MY: In light of all that we accomplished, our biggest challenge was keeping everybody focused on what they needed to accomplish individually. It wasn't just what we were doing as a system. It's a pretty dramatic time in healthcare right now. Keeping people focused on the task at hand was quite an accomplishment during the wave of mergers, expansions and consolidations in the industry. And there are new competitors in the marketplace and new payment models. Being able to achieve what we achieved among all of the changes in the greater marketplace is remarkable.

Q: If you had to choose one event from 2014 that had the biggest effect on your hospital/health system, what would it be and why?

AEG: I think it would be our continued success in making the hospital fully compatible on an EMR. We went to a full EMR in 2013 and have seen tremendous challenges and opportunities since. We're improving patient safety in many ways and have been addressing other issues that going to a full EMR brings for more than a year. We accomplished meaningful use and are now dealing now with second stage, which brings major changes in the way the hospital functions. We have a team of extremely dedicated managers who are pushing the agenda down to the individual staff member level. The staff is the biggest advocate of doing it right. They are engaged and offer suggestions and ideas to improve our hospital and share best practices across the system. So, the EMR has probably had one of the biggest effects on the hospital.

KP: The launch of the healthcare exchange was a shot across the bow for healthcare costs and pricing. In our market, we experienced an insurance product price war, with pricing driving significant market share movements. Aggressive pricing was tied to narrow network products which are growing rapidly. 

MY: Our biggest event in 2014 was the opening of the new West Shore Hospital on May 19. Our system is the rare health system, opening a new hospital, which allows us to coordinate our care in the western portion of our service area. Patients west of Harrisburg were diffusing into many different providers, so it was difficult to keep them in our continuum model without the West Shore Hospital. The hospital incorporates patient-centered technology, including a cutting-edge IT system connected to ID badges, so when a nurse or physician walks into the room, it displays his/her name on an in-room monitor. The community acceptance has been tremendous. About 75 percent of the hospital's employees are new employees; we have extraordinary new talent blended with strong existing talent. On day one, it had a tremendously positive culture. And the new hospital is an economic hub for the county, attracting more business to the area.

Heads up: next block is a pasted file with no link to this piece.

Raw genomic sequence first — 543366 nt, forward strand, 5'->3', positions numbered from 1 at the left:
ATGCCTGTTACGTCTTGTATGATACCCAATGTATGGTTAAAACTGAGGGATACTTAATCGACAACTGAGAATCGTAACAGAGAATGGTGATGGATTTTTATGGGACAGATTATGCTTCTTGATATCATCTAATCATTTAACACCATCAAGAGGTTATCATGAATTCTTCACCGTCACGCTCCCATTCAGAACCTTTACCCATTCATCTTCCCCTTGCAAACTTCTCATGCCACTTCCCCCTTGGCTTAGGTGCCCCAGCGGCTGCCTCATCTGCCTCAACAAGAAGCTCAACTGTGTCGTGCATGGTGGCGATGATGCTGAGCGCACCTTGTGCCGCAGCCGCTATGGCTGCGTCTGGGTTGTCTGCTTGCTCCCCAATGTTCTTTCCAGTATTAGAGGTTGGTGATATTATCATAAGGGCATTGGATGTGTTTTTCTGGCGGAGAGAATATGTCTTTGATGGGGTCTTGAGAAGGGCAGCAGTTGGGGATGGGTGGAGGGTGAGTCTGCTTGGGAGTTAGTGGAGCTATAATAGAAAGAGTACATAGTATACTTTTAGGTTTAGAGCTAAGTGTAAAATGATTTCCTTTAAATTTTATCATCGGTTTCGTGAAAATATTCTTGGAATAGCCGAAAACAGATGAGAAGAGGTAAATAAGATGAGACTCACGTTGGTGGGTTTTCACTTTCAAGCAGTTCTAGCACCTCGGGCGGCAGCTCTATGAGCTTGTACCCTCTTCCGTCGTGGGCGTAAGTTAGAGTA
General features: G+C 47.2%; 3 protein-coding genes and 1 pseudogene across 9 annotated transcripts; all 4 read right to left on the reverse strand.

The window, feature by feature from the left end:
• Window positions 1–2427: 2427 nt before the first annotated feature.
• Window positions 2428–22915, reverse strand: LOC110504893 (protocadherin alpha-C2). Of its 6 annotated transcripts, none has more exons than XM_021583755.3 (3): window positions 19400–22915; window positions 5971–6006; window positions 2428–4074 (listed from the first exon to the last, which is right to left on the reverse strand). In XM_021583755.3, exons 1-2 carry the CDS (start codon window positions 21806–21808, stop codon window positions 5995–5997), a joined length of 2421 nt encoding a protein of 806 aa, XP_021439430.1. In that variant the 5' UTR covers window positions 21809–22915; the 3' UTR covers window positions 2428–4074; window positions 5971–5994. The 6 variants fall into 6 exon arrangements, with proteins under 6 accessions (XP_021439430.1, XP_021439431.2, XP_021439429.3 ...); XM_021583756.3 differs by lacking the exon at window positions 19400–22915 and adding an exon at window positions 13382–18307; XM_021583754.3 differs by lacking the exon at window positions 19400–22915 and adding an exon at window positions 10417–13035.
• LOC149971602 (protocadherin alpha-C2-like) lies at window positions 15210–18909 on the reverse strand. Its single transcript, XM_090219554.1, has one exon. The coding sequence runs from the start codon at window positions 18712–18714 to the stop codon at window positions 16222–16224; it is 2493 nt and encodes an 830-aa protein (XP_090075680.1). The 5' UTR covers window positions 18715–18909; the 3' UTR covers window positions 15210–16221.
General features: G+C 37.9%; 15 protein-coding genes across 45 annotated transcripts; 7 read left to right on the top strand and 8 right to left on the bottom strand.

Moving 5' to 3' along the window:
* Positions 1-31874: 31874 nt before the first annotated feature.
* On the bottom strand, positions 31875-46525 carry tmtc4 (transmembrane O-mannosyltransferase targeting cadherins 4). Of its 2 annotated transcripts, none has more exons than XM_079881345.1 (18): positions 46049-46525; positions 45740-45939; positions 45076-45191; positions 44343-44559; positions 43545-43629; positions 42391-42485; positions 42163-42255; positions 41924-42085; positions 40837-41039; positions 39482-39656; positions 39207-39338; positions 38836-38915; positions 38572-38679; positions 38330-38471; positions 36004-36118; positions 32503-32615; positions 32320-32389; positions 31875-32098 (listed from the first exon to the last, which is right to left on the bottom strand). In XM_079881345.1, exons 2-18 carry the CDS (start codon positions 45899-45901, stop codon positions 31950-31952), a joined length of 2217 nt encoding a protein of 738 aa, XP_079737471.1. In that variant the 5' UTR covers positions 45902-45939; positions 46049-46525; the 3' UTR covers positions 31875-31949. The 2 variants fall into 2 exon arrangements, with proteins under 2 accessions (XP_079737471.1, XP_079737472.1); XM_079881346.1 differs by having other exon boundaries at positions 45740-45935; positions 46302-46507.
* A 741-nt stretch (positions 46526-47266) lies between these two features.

Q: What was one lesson you learned this year that other healthcare executives could benefit from hearing?

AEG: It would be to try to listen very hard to what my staff is thinking and feeling. Like with planning for Ebola — I listened to their concerns. Listening to physicians, staff and patients provides the best education you can get. While I may ultimately not be able to always agree with them, I try very hard to understand their position and find ways to address their concerns or issues. There is always a learning curve for me, and I think for most people in a senior leadership position, and the single best tool we have are our ears.

KP: Managing change, accelerating the pace of decision making, and focus on the "vital few" have become important learnings for us. That, combined with the need to lead with two perspectives in mind — short-term performance improvement and long-term strategic investment and positioning. One without the other will be inadequate.

MY: Never underestimate how much your team can accomplish. So many great things happened in our system this year, and while all those things were underway, we still hit our targets for growth, finances, patient satisfaction and quality. People are generally nervous about getting out of their comfort zones, and it's the CEO's job to help them through that until they have a good handle on how much they can achieve.